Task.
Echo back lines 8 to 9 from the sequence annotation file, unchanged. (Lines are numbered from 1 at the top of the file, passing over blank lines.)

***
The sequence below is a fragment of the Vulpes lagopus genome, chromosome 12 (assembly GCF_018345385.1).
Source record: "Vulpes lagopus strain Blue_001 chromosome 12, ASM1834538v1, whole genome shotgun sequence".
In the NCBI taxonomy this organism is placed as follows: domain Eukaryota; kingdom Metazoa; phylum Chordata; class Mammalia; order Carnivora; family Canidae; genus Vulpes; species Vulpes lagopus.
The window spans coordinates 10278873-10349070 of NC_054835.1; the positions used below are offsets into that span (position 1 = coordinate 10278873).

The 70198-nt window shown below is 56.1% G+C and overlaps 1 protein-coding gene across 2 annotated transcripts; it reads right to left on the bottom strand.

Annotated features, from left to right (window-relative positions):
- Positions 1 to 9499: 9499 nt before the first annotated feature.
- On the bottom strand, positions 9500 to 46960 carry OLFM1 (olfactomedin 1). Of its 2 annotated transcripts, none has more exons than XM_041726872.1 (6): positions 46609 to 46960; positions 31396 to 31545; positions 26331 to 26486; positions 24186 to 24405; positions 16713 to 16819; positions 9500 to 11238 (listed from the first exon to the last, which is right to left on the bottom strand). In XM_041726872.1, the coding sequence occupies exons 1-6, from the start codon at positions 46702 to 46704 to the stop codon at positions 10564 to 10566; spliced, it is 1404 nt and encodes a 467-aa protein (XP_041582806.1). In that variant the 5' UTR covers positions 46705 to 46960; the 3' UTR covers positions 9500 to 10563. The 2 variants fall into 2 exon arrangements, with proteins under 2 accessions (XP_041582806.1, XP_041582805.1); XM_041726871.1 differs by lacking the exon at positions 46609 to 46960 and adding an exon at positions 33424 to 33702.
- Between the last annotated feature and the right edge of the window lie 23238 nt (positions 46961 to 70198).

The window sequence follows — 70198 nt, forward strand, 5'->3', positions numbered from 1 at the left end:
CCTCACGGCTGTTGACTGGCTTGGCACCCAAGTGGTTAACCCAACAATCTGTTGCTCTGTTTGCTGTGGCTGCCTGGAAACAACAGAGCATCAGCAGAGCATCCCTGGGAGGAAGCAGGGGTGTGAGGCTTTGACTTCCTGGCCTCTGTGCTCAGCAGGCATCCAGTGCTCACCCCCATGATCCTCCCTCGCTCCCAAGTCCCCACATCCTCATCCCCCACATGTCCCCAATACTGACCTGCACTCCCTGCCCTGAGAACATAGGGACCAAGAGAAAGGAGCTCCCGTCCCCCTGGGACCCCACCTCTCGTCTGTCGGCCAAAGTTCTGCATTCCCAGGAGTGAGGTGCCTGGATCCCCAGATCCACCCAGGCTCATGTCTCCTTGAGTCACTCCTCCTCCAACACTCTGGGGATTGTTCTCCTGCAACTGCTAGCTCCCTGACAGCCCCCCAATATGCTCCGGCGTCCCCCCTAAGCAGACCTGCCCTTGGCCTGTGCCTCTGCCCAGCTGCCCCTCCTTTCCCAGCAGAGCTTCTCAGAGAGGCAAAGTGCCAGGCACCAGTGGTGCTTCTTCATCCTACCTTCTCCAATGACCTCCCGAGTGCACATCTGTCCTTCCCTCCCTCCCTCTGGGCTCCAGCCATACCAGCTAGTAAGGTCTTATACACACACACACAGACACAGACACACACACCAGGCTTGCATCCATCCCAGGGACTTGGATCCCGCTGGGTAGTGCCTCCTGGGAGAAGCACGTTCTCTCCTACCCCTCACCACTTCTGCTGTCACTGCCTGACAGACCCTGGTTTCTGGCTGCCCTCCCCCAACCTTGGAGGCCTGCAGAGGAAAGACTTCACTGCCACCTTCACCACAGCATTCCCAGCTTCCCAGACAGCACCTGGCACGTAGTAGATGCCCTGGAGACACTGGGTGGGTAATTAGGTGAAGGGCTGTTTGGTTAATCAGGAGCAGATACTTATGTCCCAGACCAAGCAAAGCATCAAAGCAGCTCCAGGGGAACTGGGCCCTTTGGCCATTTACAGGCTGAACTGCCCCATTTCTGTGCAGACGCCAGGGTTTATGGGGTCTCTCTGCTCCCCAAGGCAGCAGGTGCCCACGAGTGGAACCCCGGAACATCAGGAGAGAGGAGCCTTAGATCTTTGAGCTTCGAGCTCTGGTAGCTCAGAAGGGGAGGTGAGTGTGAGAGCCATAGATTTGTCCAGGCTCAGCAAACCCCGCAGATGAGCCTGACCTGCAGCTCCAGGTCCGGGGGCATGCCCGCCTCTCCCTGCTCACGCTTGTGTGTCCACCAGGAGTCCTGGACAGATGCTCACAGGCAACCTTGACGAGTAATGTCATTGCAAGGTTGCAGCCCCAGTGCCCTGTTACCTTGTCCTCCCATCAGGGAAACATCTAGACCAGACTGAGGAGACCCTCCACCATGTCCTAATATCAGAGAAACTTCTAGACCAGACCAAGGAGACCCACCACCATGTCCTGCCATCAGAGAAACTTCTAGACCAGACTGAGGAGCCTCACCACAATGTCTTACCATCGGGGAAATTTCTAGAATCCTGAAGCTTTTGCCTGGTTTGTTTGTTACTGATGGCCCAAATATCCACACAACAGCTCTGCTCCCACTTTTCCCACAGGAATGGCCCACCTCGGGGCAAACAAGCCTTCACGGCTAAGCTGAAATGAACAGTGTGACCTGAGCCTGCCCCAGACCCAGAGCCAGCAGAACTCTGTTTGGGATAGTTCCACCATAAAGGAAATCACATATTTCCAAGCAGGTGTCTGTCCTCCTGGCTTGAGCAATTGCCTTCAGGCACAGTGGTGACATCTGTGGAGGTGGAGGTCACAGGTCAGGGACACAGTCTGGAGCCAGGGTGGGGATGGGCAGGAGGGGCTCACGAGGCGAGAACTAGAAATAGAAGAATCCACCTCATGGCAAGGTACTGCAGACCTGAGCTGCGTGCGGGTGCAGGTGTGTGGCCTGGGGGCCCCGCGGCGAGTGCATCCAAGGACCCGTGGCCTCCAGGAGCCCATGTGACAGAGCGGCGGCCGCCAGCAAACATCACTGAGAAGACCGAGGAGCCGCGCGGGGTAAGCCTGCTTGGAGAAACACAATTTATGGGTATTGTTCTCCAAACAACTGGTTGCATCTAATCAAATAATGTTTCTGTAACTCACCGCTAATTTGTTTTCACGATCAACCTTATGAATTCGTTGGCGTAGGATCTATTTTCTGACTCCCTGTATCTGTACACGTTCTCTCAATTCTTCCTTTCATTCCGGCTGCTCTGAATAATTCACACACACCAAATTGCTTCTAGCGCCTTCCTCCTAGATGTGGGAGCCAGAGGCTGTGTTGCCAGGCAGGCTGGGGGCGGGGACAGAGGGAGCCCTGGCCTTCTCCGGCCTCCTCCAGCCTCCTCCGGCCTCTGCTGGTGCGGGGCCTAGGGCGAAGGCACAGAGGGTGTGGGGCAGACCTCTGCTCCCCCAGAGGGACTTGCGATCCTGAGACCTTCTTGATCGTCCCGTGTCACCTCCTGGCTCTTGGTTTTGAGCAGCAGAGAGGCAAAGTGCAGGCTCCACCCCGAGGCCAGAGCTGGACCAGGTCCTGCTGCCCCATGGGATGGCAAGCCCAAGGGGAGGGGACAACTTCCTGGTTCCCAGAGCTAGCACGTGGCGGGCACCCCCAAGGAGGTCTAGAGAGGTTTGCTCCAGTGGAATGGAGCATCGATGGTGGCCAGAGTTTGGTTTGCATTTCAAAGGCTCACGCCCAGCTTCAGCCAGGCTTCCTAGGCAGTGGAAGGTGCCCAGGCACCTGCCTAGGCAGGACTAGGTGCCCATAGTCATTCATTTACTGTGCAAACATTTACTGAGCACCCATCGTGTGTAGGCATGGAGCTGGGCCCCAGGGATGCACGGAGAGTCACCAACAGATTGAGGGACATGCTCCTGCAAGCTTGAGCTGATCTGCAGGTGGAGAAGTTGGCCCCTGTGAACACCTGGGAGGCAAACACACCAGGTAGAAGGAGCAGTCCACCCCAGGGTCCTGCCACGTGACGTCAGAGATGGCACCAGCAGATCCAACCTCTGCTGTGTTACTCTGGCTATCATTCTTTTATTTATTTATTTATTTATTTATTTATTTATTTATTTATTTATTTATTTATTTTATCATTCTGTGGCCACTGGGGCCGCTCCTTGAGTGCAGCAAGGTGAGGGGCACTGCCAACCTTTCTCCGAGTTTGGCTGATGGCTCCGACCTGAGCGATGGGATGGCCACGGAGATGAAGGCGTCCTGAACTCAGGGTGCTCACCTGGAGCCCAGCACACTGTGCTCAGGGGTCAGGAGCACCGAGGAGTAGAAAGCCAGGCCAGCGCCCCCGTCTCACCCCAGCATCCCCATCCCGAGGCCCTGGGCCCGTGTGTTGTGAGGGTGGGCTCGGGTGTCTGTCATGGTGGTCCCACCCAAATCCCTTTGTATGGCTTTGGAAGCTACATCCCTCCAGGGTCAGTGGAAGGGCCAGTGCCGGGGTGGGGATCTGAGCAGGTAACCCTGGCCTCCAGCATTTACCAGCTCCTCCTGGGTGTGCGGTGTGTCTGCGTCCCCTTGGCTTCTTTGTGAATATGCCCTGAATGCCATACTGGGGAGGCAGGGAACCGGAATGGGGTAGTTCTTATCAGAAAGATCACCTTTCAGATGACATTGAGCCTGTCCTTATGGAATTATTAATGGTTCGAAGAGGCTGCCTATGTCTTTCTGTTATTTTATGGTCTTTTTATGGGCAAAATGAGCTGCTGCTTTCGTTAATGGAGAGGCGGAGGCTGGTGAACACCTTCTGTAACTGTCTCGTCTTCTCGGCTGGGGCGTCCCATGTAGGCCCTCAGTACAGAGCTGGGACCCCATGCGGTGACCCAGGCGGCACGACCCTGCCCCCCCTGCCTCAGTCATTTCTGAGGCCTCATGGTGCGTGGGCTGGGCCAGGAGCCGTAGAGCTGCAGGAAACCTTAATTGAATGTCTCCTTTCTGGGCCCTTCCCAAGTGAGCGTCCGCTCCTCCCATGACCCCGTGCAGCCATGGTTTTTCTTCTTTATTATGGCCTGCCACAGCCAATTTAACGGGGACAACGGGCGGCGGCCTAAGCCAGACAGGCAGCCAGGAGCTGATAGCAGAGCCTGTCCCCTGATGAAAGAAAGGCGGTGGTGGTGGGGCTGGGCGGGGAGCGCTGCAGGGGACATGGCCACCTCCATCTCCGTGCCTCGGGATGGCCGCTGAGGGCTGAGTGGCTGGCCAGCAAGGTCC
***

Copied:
- On the bottom strand, positions 9500 to 46960 carry OLFM1 (olfactomedin 1). Of its 2 annotated transcripts, none has more exons than XM_041726872.1 (6): positions 46609 to 46960; positions 31396 to 31545; positions 26331 to 26486; positions 24186 to 24405; positions 16713 to 16819; positions 9500 to 11238 (listed from the first exon to the last, which is right to left on the bottom strand). In XM_041726872.1, the coding sequence occupies exons 1-6, from the start codon at positions 46702 to 46704 to the stop codon at positions 10564 to 10566; spliced, it is 1404 nt and encodes a 467-aa protein (XP_041582806.1). In that variant the 5' UTR covers positions 46705 to 46960; the 3' UTR covers positions 9500 to 10563. The 2 variants fall into 2 exon arrangements, with proteins under 2 accessions (XP_041582806.1, XP_041582805.1); XM_041726871.1 differs by lacking the exon at positions 46609 to 46960 and adding an exon at positions 33424 to 33702.
- Between the last annotated feature and the right edge of the window lie 23238 nt (positions 46961 to 70198).